We have finally had a killer frost, surprisingly late in this mild fall. The ground was streaked with frozen stripes, trees and vines sparkling in the sun, as ice crystals coated everything when I awoke Sunday morning. Heartbreakingly beautiful. By mid-morning it had all melted, and temperatures have climbed ever since. Glowing colors remain, however. Frost-purple and blue gave way to more typical autumn oranges and reds, as leaves overhead and underfoot cling to their stems and our dog's fur.
Mike has been working at Carlo D'Antonio and Nancy Dole's place. He came home with a sheetrock bucket filled with dahlias of every color and shape, picked just before the frost. They made beautiful bouquets throughout our house. Thanks, Nancy, for such a lovely gift.
Nanuk has proved to be as perfect a dog as we could wish for. She has now gone to work with Mike for a whole week, riding happily in his truck on the dog bed he built for her, staying close by while he's working, playing with whatever dogs she encounters during the day, and being a generally amiable and satisfactory companion. She doesn't like being tethered at work and has chewed through her tether a couple of times. Not a problem, as she just stays by the truck like she is supposed to.
Thanks to everyone who called with suggestions for a new name for her. We have referred to her as Nanuk for so long now that it feels like her name. Mike has written it on her collar. Nanuk Hull.
There will be a reading of Arnold Rabin's new play, "Quartet for a Queen," at the Howes House, Saturday, Nov. 12, at 6:30 pm. Leslie J. Stark will direct the cast of Vineyard performers. The play is about the succession of Mary Tudor, eldest daughter of Henry VIII, a Catholic queen in now-Protestant England, her marriage to Philip II of Spain, the elaborate state wedding and the wedding night.
Sunday, Nov. 13, the Vineyard Sinfonietta will play a Pops concert, songs from the 1930s on up, at the Howes House, from 3 to 4 pm. Martha Hudson, soprano, Edith Yoder, flute, and Chris Seidl, drums, are the featured performers, along with the string accompaniment of Sinfonietta musicians. Heidi Schultz called to tell me about the concert, adding that the audience is encouraged to join in the singing or just to sit and listen to the music. The concert is free, but donations are welcome.
The above program is timed to allow concertgoers to get to the other end of the driveway for the West Tisbury Library's Annual Community Poetry Reading, at 4 pm. Readers of their own or a favorite poem, or devotees who prefer to listen, are all invited. The event also marks the beginning of the nomination process for West Tisbury's 2012 Poet Laureate.
Monday Night Movies at the library continue, showing a classic, "The Passion of Joan of Arc," as part of Silent Movie Month.
The Howes House Weekly Discussion Group will meet Tuesday, November 15, 9:30-11 am, to hold a focus group with librarians, library trustees, the building committee, and architects, to give seniors an opportunity to state their opinions regarding the upcoming library addition.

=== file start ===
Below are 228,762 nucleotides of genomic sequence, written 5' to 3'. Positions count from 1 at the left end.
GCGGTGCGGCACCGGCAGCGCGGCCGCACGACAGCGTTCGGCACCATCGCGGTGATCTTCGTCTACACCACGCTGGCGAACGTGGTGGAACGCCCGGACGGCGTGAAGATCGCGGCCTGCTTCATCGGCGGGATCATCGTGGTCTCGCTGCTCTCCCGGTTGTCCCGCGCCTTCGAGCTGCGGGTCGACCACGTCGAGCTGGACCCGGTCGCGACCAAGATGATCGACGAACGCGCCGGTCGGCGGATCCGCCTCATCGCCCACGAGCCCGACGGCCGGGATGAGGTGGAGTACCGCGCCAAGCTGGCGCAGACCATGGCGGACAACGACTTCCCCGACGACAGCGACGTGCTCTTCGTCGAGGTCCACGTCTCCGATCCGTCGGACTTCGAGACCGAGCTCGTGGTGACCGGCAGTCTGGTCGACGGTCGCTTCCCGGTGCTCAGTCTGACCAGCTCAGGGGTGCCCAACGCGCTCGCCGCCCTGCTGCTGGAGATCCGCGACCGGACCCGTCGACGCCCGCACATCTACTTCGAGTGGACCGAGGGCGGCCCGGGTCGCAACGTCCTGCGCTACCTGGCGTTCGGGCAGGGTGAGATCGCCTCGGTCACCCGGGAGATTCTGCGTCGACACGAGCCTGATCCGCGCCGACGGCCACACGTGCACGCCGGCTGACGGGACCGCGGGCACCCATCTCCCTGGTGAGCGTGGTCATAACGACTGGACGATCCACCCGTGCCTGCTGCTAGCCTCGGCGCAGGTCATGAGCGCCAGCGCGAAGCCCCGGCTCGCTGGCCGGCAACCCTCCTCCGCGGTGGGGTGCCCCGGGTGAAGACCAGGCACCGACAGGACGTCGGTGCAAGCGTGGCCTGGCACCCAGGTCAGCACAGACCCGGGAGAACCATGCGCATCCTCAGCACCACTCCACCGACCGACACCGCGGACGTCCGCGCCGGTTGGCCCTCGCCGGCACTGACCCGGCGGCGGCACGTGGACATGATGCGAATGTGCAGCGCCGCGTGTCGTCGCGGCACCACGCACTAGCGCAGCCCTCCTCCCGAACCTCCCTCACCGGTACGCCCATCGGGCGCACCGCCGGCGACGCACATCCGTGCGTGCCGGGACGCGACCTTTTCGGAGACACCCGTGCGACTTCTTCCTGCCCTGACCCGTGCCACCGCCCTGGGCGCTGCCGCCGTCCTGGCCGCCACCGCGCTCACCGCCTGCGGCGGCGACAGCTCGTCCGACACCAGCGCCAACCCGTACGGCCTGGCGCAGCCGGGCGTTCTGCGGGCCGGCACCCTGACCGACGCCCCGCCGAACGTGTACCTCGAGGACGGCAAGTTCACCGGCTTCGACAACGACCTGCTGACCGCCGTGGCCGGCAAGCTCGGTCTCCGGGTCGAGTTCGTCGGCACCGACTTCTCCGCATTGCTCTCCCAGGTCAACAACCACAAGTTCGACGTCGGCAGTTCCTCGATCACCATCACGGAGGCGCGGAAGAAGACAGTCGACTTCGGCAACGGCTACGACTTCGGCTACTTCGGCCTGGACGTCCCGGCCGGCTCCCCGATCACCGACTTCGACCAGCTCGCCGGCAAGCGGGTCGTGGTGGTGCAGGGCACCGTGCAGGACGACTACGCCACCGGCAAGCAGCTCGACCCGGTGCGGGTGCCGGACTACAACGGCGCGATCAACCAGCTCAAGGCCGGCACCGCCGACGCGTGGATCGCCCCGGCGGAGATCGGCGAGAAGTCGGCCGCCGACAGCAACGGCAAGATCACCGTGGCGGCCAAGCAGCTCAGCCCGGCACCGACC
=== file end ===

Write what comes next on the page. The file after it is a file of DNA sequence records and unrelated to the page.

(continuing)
"What kinds of changes would you like to see in the new library? Are there things you would like to retain from the old library? Bring your feedback....We're listening." That's the invitation. Give it some thought and bring your ideas to the meeting.
Susan Johnson is the library's Artist of the Month for November. Her exhibition is a series of oil studies, painted en plein air at Beetlebung Farm. Come meet her, see her work, hear what she has to say, ask questions at an artist's reception at the library, Wednesday, Nov. 16, at 4 pm.
Thursday, Nov. 17, The Cleaveland House Poets will read and answer questions at the library. The group began in the 1970s, founded by Dionis Coffin Riggs, and has met every two weeks for over 40 years. The program begins at 5 pm. Prepare by reading some of their poems in "Wednesday's Poets, An Anthology."
I'm happy to report that Gunnar Cini is home with his parents, Chris and Deborah. You may remember that Gunnar was a preemie, and has been in Jordan Hospital's Continuing Care Nursery since he was born. He came home to his own crib on Nov. 1, and has already gained half a pound.
Ginny Jones emailed me a column from Sunday's NY Times, Nicholas Kristof writing about Room to Read, a nonprofit that builds libraries and schools world-wide. He witnessed the founder, John Wood, hand out his ten-millionth book at a library in rural Vietnam. So far, Room to Read has built 12,000 libraries and 1,500 schools. Ginny and her grandsons, Everett and Kent Healy, had sent books to children on islands, mostly in the Caribbean, where Gannon & Benjamin's Zorra and other island boats delivered them. What a great project. Anybody interested?